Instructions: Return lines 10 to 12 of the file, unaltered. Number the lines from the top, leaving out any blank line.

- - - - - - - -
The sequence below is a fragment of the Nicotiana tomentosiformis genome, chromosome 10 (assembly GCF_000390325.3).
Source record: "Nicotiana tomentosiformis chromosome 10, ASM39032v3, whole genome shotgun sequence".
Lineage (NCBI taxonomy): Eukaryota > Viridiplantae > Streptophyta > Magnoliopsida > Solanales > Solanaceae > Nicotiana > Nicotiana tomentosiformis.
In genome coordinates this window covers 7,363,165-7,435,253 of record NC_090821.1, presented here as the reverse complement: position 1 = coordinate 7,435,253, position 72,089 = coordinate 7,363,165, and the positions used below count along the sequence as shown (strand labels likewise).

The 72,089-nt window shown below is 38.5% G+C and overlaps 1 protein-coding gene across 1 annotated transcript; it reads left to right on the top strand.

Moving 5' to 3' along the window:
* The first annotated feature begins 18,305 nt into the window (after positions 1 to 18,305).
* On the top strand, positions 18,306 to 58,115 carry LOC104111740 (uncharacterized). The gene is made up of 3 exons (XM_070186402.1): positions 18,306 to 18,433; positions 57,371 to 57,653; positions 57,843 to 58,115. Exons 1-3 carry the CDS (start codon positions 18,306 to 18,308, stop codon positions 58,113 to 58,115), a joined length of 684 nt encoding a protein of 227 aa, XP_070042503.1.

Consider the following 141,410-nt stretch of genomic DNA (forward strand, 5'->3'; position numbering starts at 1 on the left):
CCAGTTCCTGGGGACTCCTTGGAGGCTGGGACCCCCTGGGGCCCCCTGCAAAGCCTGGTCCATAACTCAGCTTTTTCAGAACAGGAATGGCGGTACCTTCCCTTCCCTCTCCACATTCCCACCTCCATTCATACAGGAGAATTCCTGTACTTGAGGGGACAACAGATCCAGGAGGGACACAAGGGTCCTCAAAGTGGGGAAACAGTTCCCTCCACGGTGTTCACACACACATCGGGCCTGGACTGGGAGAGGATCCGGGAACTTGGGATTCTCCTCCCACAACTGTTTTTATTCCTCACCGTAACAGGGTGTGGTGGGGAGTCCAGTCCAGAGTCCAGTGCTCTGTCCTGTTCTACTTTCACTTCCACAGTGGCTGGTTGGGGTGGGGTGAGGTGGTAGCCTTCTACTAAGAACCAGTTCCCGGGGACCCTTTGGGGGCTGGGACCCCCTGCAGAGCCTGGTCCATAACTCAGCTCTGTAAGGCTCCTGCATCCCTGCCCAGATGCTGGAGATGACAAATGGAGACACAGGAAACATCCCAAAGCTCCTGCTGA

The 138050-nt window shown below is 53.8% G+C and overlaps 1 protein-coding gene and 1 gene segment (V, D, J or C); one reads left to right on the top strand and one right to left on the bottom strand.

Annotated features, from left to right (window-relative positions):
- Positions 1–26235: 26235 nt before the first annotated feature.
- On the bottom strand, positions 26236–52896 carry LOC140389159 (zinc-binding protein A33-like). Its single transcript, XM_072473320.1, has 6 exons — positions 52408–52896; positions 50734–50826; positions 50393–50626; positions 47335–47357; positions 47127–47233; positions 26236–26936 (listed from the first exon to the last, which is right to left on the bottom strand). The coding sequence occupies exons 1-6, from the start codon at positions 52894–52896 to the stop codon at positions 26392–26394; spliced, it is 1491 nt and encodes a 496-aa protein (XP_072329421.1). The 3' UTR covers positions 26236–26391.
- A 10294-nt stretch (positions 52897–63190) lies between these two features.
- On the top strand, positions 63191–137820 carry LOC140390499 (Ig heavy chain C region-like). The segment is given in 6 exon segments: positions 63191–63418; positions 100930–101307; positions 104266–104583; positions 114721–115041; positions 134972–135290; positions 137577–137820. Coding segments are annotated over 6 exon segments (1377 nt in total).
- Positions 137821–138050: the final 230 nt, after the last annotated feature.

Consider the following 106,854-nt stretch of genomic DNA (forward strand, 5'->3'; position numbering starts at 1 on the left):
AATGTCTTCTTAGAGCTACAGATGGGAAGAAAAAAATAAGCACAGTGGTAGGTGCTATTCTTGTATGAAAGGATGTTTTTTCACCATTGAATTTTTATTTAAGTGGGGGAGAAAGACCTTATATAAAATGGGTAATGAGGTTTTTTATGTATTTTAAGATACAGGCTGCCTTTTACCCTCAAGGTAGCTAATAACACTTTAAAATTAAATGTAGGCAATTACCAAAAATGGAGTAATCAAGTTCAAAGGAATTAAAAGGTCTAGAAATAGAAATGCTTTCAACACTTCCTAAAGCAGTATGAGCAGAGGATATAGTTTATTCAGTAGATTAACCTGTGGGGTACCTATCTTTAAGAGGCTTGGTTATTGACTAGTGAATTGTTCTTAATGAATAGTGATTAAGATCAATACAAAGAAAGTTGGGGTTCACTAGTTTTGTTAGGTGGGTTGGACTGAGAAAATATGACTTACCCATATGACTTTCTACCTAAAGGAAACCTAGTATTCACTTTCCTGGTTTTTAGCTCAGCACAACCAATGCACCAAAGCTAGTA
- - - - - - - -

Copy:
CCAGTTCCTGGGGACTCCTTGGAGGCTGGGACCCCCTGGGGCCCCCTGCAAAGCCTGGTCCATAACTCAGCTTTTTCAGAACAGGAATGGCGGTACCTTCCCTTCCCTCTCCACATTCCCACCTCCATTCATACAGGAGAATTCCTGTACTTGAGGGGACAACAGATCCAGGAGGGACACAAGGGTCCTCAAAGTGGGGAAACAGTTCCCTCCACGGTGTTCACACACACATCGGGCCTGGACTGGGAGAGGATCCGGGAACTTGGGATTCTCCTCCCACAACTGTTTTTATTCCTCACCGTAACAGGGTGTGGTGGGGAGTCCAGTCCAGAGTCCAGTGCTCTGTCCTGTTCTACTTTCACTTCCACAGTGGCTGGTTGGGGTGGGGTGAGGTGGTAGCCTTCTACTAAGAACCAGTTCCCGGGGACCCTTTGGGGGCTGGGACCCCCTGCAGAGCCTGGTCCATAACTCAGCTCTGTAAGGCTCCTGCATCCCTGCCCAGATGCTGGAGATGACAAATGGAGACACAGGAAACATCCCAAAGCTCCTGCTGA

The 138050-nt window shown below is 53.8% G+C and overlaps 1 protein-coding gene and 1 gene segment (V, D, J or C); one reads left to right on the top strand and one right to left on the bottom strand.

Annotated features, from left to right (window-relative positions):